We will conduct a systematic search of the literature, restricted to the English language for articles that were published from 1990 to the present in MEDLINE, EMBASE, HEALTHSTAR, CINAHL, The Cochrane Library, The Campbell Collaboration, The Joanna Briggs Institute Evidence Based Practice Database, The AHRQ Evidence-based Practice Centers' Research Reports, and the University of York Centre for Reviews and Dissemination Database.
We will develop our main strategy, with the guidance of an experienced information specialist, in MEDLINE (Ovid). Our preliminary search strategy includes the terms: heart failure, guideline adherence, practice guideline, evidence-based medicine, implement. (The preliminary search strategy for MEDLINE is available in online supplementary appendix1.)
Supplementary appendix 1
We will apply the preliminary MEDLINE search strategy (see online supplementary appendix1) in the other databases. Our secondary search will include each of the different intervention types and heart failure (see online supplementary appendix2). We will search for additional articles in the reference lists of reviews and editorials identified through the two search strategies.
Supplementary appendix 2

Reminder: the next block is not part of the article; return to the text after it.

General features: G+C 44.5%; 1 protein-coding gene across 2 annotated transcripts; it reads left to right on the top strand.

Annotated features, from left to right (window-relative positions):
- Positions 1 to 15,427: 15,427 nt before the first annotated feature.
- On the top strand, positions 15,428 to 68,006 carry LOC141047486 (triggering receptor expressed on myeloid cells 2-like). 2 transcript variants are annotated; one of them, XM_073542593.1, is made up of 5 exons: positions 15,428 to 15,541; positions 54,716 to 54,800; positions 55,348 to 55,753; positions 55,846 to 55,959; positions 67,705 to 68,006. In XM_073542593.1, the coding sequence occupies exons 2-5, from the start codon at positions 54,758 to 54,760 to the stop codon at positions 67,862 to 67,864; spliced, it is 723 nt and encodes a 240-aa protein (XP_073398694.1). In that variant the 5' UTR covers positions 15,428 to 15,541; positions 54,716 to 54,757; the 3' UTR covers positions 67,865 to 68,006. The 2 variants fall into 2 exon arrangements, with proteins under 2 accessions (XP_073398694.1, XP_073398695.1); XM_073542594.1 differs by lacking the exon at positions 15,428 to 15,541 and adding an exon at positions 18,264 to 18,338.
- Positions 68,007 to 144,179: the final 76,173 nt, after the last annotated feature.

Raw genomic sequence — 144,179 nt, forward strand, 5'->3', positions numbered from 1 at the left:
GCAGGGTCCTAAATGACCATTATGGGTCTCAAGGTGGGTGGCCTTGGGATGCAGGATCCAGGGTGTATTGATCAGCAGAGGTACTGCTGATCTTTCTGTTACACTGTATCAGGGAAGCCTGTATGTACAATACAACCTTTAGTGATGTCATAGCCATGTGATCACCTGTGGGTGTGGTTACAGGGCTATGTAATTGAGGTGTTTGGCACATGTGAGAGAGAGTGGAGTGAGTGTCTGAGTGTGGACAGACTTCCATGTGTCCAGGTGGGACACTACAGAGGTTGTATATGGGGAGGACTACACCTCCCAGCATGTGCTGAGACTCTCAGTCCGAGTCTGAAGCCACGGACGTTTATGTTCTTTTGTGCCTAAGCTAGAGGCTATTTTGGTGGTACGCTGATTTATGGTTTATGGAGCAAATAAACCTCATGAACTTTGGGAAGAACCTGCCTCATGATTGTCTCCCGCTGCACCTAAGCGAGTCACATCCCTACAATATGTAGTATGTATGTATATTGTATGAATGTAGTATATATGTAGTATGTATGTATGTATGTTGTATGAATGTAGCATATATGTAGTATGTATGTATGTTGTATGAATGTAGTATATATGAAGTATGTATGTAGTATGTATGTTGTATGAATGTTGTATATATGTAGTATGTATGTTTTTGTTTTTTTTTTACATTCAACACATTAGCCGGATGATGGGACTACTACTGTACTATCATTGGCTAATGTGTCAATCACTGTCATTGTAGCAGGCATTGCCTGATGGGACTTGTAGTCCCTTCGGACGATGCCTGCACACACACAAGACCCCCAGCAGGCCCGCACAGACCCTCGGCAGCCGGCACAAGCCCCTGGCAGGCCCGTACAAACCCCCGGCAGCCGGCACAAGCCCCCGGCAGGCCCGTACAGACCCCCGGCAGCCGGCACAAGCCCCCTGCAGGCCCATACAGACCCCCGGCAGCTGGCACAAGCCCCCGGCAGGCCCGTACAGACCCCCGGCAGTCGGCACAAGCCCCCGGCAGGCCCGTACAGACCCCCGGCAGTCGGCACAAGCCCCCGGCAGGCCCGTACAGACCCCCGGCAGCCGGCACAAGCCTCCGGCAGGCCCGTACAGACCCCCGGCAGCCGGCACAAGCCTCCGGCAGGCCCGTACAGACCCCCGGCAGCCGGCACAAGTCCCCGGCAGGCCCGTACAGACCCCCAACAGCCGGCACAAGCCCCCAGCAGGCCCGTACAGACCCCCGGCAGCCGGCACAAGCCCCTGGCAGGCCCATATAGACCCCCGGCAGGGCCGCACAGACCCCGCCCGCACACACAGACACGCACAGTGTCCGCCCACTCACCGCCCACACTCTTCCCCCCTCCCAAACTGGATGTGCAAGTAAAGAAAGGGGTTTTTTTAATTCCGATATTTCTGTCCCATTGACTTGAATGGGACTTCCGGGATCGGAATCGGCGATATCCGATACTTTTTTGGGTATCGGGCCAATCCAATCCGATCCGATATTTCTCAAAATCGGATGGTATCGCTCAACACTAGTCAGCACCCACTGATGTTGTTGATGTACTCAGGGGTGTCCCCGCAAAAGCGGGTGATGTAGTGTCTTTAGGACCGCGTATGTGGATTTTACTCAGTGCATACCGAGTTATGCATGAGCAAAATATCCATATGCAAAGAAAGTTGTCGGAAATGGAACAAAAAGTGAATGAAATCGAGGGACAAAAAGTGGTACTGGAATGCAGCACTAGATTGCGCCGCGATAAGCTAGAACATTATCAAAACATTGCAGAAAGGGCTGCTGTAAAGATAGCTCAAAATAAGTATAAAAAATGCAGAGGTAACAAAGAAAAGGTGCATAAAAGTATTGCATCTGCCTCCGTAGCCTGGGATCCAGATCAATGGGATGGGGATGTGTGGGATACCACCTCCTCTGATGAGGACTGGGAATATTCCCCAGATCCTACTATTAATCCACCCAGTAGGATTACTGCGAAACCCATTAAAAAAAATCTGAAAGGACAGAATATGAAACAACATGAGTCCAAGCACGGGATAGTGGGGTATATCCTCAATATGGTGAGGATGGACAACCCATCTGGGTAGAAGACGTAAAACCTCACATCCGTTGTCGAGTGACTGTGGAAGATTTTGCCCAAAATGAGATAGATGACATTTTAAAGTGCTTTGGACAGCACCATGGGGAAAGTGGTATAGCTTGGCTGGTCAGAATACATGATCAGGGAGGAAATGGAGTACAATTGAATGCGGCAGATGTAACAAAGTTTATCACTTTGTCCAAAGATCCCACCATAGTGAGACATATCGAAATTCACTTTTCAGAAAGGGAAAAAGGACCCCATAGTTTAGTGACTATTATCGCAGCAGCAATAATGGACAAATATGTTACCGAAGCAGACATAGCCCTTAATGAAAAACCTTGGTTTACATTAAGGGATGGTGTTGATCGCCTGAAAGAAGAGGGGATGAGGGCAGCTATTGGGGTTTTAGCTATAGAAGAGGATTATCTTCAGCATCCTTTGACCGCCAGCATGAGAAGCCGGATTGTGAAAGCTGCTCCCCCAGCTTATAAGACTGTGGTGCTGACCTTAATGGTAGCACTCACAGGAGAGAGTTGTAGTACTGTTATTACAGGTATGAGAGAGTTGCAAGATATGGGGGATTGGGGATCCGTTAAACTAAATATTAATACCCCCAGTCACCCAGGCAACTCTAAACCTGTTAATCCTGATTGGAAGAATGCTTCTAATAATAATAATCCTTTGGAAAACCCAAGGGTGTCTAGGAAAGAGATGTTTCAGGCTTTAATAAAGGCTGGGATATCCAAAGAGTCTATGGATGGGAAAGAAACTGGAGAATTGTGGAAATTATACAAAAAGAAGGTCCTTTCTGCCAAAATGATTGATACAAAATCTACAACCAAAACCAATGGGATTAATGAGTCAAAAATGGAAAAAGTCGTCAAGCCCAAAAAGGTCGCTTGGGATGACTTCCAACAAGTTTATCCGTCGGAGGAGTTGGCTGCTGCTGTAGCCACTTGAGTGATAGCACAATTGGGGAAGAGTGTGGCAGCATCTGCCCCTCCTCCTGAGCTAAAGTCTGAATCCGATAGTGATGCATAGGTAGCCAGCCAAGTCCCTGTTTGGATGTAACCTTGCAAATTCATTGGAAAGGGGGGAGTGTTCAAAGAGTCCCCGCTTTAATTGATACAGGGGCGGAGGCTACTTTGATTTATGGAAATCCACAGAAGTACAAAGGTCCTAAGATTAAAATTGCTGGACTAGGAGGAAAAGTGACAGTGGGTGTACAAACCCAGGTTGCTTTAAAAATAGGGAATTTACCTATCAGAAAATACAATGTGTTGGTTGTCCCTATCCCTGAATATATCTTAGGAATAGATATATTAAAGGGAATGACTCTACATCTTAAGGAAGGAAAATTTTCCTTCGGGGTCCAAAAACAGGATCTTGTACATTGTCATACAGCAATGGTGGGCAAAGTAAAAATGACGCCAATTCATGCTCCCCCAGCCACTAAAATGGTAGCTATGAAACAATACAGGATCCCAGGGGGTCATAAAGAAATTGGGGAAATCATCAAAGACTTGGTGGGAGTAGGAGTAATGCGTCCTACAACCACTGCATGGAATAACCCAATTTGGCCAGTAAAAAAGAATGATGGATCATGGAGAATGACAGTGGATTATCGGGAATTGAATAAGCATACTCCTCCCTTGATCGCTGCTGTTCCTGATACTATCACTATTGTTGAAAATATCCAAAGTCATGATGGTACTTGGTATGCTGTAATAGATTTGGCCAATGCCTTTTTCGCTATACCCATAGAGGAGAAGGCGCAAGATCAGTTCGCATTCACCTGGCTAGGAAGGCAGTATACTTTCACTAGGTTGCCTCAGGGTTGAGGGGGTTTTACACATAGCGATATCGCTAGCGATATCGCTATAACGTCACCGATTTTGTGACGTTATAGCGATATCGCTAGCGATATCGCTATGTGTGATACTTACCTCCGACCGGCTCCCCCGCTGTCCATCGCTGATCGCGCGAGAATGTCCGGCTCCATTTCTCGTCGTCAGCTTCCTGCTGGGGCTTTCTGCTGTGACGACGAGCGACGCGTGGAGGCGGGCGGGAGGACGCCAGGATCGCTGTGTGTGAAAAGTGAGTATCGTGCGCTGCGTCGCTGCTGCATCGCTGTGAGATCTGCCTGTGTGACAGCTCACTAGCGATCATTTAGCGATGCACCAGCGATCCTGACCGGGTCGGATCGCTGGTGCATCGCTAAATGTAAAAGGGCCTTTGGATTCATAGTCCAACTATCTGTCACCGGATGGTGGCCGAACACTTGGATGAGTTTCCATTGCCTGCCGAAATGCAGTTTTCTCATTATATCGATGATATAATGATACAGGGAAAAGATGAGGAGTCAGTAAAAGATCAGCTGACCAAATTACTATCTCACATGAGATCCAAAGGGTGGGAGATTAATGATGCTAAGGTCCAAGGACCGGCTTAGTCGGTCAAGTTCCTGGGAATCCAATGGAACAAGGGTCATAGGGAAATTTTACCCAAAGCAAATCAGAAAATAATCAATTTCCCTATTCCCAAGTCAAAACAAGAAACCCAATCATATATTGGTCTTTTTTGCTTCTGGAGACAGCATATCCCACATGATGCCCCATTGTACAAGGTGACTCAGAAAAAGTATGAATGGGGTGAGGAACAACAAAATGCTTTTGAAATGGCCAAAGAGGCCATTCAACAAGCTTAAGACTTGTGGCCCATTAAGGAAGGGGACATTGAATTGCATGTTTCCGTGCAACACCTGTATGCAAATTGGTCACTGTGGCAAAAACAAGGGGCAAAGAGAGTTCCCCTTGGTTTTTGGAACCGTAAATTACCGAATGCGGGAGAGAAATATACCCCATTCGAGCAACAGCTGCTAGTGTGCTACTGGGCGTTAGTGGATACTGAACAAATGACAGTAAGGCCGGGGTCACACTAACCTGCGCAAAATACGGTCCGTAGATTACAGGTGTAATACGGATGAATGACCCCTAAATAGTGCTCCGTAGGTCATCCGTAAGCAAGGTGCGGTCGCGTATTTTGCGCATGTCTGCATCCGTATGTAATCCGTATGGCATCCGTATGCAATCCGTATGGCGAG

An exploratory search produced approximately 4400 results. After removing duplicates and screening articles against our eligibility criteria, we identified approximately 150 articles for full-text review. We anticipate the inclusion of at least 30 primary studies in this review.
We will identify and exclude duplicate reports retrieved from our literature searches. Two authors will independently screen titles and abstracts of the articles to determine eligibility for further consideration. We will resolve disagreements by discussion. Two authors will then independently evaluate the full text of articles selected during preliminary screening according to the eligibility criteria, and record reasons for exclusion of ineligible studies. Disagreements will be resolved by discussion and, when required, by consulting a third author.
Data extraction and management